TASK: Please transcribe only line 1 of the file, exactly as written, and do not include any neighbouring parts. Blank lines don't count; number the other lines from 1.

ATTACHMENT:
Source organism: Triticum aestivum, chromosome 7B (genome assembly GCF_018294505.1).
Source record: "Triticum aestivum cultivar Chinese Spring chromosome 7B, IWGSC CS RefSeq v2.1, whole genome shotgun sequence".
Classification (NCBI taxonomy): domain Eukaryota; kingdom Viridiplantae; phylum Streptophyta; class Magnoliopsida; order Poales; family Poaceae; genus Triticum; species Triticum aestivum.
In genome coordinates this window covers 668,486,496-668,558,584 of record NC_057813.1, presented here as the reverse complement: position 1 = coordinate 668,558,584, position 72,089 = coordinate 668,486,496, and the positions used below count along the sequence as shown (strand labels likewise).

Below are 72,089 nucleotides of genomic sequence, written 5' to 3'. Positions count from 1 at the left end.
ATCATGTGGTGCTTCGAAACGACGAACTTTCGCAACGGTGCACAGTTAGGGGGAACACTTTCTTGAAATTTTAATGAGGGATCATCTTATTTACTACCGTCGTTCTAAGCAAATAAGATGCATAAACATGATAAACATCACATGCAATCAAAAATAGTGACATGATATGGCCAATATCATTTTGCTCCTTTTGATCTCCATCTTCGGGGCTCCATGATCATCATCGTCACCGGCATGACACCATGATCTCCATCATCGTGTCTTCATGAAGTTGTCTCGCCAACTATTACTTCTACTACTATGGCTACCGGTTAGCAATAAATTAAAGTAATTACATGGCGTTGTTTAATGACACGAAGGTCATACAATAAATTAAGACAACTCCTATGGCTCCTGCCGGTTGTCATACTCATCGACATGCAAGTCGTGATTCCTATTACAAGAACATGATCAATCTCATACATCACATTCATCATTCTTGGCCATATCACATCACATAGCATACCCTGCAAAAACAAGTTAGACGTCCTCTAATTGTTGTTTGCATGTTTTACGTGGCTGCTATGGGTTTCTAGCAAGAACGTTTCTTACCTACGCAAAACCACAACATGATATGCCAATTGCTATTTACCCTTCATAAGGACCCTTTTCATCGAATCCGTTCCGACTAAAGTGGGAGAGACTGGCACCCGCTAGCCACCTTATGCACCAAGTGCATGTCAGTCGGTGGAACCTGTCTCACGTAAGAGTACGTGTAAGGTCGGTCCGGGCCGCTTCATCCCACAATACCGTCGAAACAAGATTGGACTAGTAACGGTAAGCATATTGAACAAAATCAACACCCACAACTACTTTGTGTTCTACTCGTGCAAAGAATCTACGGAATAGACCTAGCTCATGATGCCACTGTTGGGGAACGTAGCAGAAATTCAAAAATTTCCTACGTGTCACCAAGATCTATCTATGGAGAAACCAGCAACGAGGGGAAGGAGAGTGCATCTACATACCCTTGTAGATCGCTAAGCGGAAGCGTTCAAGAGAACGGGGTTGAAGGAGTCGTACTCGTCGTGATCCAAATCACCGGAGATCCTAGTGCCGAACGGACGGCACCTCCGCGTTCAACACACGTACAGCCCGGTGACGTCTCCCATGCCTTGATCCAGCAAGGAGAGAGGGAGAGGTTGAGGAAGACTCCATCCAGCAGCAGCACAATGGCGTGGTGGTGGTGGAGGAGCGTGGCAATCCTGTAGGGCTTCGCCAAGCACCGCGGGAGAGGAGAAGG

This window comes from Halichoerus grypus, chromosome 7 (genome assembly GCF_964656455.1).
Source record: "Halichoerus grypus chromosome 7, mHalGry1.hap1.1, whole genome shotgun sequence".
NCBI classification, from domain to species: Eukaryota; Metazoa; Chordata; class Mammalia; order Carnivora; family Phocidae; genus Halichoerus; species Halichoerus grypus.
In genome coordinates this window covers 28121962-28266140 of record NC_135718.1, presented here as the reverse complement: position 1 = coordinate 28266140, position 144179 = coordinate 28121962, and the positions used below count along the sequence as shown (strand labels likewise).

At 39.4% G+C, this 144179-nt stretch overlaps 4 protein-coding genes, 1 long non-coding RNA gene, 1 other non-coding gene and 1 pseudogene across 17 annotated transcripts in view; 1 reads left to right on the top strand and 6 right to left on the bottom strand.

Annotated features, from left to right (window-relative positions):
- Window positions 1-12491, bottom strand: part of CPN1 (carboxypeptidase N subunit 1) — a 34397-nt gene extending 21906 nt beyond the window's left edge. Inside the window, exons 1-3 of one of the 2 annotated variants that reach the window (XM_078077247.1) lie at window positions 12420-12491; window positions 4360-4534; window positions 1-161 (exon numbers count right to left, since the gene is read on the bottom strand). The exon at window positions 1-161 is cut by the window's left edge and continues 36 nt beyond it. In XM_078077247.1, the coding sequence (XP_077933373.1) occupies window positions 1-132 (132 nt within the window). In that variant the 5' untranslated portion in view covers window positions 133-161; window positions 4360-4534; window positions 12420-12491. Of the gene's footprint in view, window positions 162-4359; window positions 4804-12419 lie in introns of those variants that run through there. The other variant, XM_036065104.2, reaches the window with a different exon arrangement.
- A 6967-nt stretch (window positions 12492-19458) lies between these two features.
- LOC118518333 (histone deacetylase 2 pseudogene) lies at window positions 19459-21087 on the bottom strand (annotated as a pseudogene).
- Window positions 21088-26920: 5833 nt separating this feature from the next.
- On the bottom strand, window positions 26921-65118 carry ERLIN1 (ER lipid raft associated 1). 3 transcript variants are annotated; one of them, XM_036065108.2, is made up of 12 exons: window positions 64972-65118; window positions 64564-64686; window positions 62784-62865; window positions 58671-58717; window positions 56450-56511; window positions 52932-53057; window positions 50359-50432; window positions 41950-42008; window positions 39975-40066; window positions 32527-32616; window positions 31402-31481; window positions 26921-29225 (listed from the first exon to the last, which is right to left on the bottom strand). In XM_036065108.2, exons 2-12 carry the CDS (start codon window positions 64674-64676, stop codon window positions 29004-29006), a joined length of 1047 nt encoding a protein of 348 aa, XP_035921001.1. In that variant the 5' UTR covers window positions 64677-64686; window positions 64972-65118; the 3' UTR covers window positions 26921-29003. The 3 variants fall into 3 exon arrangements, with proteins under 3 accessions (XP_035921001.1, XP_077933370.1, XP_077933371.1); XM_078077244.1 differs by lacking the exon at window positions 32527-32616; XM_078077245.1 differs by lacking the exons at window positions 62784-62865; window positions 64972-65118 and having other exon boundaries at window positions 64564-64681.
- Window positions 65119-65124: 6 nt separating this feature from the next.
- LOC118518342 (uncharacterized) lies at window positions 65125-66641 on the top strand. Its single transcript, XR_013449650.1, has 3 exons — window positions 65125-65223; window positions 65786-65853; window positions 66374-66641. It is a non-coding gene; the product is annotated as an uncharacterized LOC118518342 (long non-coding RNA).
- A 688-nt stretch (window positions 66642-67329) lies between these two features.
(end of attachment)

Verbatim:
Source organism: Triticum aestivum, chromosome 7B (genome assembly GCF_018294505.1).